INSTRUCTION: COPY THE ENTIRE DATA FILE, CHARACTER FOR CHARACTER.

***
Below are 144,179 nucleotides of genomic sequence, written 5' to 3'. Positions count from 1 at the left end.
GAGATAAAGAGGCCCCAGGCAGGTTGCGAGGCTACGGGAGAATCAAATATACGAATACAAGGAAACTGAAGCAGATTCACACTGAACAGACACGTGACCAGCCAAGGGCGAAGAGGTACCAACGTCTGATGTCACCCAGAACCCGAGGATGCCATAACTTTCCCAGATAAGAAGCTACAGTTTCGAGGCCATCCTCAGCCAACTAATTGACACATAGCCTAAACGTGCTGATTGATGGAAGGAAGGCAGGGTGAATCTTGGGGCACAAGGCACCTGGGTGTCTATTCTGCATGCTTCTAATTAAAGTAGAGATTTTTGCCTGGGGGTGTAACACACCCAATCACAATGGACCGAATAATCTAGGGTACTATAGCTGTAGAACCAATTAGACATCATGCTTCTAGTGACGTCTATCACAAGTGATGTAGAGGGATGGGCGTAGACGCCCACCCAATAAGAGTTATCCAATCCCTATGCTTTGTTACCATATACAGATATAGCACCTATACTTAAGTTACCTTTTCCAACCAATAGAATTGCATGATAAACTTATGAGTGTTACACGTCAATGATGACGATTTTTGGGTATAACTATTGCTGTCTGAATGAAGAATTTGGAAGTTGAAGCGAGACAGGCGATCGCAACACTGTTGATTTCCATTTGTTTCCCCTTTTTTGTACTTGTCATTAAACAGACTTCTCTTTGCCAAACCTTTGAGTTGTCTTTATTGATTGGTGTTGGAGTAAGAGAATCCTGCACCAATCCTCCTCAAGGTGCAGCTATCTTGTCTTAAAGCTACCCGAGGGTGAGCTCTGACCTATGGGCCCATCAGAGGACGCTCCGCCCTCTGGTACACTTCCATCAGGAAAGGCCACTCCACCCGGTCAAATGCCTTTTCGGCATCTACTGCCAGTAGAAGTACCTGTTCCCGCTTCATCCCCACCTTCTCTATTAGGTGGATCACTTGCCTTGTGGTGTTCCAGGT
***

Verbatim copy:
Below are 144,179 nucleotides of genomic sequence, written 5' to 3'. Positions count from 1 at the left end.
GAGATAAAGAGGCCCCAGGCAGGTTGCGAGGCTACGGGAGAATCAAATATACGAATACAAGGAAACTGAAGCAGATTCACACTGAACAGACACGTGACCAGCCAAGGGCGAAGAGGTACCAACGTCTGATGTCACCCAGAACCCGAGGATGCCATAACTTTCCCAGATAAGAAGCTACAGTTTCGAGGCCATCCTCAGCCAACTAATTGACACATAGCCTAAACGTGCTGATTGATGGAAGGAAGGCAGGGTGAATCTTGGGGCACAAGGCACCTGGGTGTCTATTCTGCATGCTTCTAATTAAAGTAGAGATTTTTGCCTGGGGGTGTAACACACCCAATCACAATGGACCGAATAATCTAGGGTACTATAGCTGTAGAACCAATTAGACATCATGCTTCTAGTGACGTCTATCACAAGTGATGTAGAGGGATGGGCGTAGACGCCCACCCAATAAGAGTTATCCAATCCCTATGCTTTGTTACCATATACAGATATAGCACCTATACTTAAGTTACCTTTTCCAACCAATAGAATTGCATGATAAACTTATGAGTGTTACACGTCAATGATGACGATTTTTGGGTATAACTATTGCTGTCTGAATGAAGAATTTGGAAGTTGAAGCGAGACAGGCGATCGCAACACTGTTGATTTCCATTTGTTTCCCCTTTTTTGTACTTGTCATTAAACAGACTTCTCTTTGCCAAACCTTTGAGTTGTCTTTATTGATTGGTGTTGGAGTAAGAGAATCCTGCACCAATCCTCCTCAAGGTGCAGCTATCTTGTCTTAAAGCTACCCGAGGGTGAGCTCTGACCTATGGGCCCATCAGAGGACGCTCCGCCCTCTGGTACACTTCCATCAGGAAAGGCCACTCCACCCGGTCAAATGCCTTTTCGGCATCTACTGCCAGTAGAAGTACCTGTTCCCGCTTCATCCCCACCTTCTCTATTAGGTGGATCACTTGCCTTGTGGTGTTCCAGGT